“Advances in technology led to battles taking place almost anywhere on Earth. Devastation threatened from above and below, with dirigibles prowling the skies and submarines prowling the seas. Observation balloons were used for gathering intelligence, and zeppelins were used in bombing raids. World War I was the first major war to be fought in the air; British, French, and German flying aces engaged in famous dogfights over Europe. In the seas, Germans held the advantage: Their U-boats were state of the art, a submarine more advanced than any other nation’s. A U-boat could carry 35 men and 12 torpedoes and travel underwater for two hours at a time.”
Such developments were intended to shock enemies into submission, more quickly bring an end to battle, and subsequently reduce the need to waste more lives.
Yet it wrought more casualties and damage. By 1918, one in every four shells fired on the western front contained poison gas. Around 124,000 tons of chemical agents were used.
“Many survivors suffered from lung and respiratory problems for the rest of their lives. Some were left permanently blind,” The Wall Street Journal reported.
“After the war, horror over the weapons’ impact resulted in the 1925 Geneva Protocol ban.” Nevertheless, “The U.S. and the Soviets developed large stockpiles of weapons during the Cold War. Saddam Hussein’s Iraq used mustard and nerve gases, first against Iran, then against Iraq’s own Kurdish minority in 1988.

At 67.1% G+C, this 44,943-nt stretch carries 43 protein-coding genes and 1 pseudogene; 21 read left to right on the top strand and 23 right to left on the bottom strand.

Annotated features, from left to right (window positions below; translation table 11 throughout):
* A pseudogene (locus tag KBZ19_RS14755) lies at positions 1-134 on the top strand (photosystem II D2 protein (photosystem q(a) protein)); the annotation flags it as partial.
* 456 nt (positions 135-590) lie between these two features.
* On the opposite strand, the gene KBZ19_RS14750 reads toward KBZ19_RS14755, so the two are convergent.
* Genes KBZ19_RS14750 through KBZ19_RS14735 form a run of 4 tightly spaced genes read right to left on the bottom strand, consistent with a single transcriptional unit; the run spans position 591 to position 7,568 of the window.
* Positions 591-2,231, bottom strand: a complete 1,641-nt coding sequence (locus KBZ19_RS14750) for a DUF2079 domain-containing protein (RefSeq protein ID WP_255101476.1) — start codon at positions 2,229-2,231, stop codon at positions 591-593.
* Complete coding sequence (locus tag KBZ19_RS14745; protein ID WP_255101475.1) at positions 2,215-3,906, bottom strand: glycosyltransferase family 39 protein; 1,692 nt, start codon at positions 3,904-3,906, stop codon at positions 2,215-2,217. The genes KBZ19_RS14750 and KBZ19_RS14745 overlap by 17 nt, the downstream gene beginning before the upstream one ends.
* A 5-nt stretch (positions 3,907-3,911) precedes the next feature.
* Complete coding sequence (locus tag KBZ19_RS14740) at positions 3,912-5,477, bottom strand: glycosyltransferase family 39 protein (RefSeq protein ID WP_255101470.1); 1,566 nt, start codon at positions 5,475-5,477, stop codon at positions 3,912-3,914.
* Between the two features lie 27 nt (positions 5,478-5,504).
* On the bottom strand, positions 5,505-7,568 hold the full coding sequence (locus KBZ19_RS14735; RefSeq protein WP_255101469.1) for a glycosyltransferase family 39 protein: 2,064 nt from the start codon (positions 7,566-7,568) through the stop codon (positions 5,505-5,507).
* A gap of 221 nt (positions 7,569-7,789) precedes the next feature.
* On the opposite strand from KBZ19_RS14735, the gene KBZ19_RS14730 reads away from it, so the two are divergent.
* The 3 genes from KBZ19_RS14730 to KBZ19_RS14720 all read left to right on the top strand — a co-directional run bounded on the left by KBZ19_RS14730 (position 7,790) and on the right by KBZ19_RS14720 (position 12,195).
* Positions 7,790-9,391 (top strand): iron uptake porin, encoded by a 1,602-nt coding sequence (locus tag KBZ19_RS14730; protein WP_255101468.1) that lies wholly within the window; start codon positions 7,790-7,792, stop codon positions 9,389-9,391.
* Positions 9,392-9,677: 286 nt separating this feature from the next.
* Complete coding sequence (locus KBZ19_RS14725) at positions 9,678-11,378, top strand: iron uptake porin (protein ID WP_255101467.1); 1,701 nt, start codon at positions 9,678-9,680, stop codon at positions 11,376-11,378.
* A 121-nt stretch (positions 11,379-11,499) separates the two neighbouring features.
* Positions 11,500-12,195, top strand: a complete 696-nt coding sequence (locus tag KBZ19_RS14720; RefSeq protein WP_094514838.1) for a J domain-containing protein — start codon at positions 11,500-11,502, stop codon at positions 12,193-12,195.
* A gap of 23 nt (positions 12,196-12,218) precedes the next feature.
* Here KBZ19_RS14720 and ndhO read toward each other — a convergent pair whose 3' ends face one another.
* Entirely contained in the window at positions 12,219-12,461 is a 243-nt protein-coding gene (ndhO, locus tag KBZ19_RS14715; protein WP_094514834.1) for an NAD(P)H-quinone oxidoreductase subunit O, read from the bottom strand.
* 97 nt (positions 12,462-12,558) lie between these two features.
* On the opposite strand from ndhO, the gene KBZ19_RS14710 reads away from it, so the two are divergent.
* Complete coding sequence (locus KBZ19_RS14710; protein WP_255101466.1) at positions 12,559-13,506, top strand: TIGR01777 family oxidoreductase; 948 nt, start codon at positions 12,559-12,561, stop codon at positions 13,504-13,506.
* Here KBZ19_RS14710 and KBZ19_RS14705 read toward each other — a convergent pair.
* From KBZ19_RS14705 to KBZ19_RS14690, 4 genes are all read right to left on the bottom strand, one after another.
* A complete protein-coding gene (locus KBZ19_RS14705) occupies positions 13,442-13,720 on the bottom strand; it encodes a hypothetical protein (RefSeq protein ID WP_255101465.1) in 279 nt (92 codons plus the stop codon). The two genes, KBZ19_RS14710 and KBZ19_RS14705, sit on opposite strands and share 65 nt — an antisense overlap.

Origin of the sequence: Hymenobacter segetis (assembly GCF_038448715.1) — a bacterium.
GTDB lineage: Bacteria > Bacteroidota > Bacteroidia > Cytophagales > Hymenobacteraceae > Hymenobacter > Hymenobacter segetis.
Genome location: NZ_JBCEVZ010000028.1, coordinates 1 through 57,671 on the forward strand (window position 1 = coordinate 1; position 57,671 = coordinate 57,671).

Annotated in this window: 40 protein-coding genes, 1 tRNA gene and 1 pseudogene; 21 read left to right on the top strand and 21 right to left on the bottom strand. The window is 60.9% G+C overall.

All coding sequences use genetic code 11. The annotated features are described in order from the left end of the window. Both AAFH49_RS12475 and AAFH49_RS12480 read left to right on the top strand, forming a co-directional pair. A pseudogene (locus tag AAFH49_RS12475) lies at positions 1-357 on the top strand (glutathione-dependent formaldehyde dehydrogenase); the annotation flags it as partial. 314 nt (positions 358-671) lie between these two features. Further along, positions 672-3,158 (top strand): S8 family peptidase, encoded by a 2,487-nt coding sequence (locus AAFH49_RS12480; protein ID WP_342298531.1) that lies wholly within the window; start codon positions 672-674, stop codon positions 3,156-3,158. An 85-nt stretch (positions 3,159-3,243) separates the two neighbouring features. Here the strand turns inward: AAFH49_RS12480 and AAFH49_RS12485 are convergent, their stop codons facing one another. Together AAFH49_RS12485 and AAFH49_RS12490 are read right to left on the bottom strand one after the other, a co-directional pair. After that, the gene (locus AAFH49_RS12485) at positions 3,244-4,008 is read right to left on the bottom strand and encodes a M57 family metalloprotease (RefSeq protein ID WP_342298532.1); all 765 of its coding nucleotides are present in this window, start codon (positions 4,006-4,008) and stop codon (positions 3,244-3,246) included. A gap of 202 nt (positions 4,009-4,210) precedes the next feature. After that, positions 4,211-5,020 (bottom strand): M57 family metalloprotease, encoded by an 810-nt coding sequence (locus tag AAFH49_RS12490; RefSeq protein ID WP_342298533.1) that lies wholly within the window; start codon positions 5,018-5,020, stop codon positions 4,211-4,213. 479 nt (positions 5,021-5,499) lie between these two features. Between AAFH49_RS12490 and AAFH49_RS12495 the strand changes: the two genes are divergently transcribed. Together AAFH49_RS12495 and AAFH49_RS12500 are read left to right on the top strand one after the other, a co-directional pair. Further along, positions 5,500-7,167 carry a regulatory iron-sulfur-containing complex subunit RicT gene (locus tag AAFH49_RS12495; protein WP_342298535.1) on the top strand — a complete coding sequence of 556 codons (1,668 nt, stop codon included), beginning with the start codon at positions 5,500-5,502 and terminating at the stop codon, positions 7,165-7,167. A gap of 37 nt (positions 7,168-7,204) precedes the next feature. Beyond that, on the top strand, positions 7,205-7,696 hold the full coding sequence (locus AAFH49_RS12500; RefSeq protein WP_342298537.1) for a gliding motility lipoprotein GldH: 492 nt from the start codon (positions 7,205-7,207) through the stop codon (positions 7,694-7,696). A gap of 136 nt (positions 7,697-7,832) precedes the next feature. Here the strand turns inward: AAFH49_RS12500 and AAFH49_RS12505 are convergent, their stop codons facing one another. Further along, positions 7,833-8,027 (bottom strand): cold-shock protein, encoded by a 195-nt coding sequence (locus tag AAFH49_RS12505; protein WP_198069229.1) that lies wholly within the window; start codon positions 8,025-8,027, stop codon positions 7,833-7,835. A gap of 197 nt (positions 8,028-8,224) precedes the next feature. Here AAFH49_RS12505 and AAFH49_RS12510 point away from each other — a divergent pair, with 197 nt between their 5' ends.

“The effects of World War I’s gas attacks still resonate. When Syrian forces were accused of using chemical weapons in August 2013 against antigovernment strongholds outside Damascus, the U.S. threatened military force against the Assad regime for the first time in Syria’s bloody civil war.”
“Even a century after Ypres, armed conflicts continue to spur technological advances,” Spiegel Online reported. “Wherever wars are fought, money flows into military innovations. The United States’ War on Terror, for example, resulted in the addition of billions to the defense budget and also led to the development of killer drones and vastly complex surveillance technologies.”
A tragedy of history is that technological advances seem to only spur a race between opponents for greater destructive powers.
“The dead were and are not,” historian G.M. Trevelyan wrote in his autobiography. “Their place knows them no more and is ours today. Yet they were once as real as we, and we shall tomorrow be shadows like them.”
All those who experienced World War I are no longer with us. But the reminders of it are plain.
In France and Belgium, civilians are still dying from war munitions. Farmers and shell clearers yield what they call the “Iron harvest”—unexploded ordnance, shrapnel, bullets and barbed wire.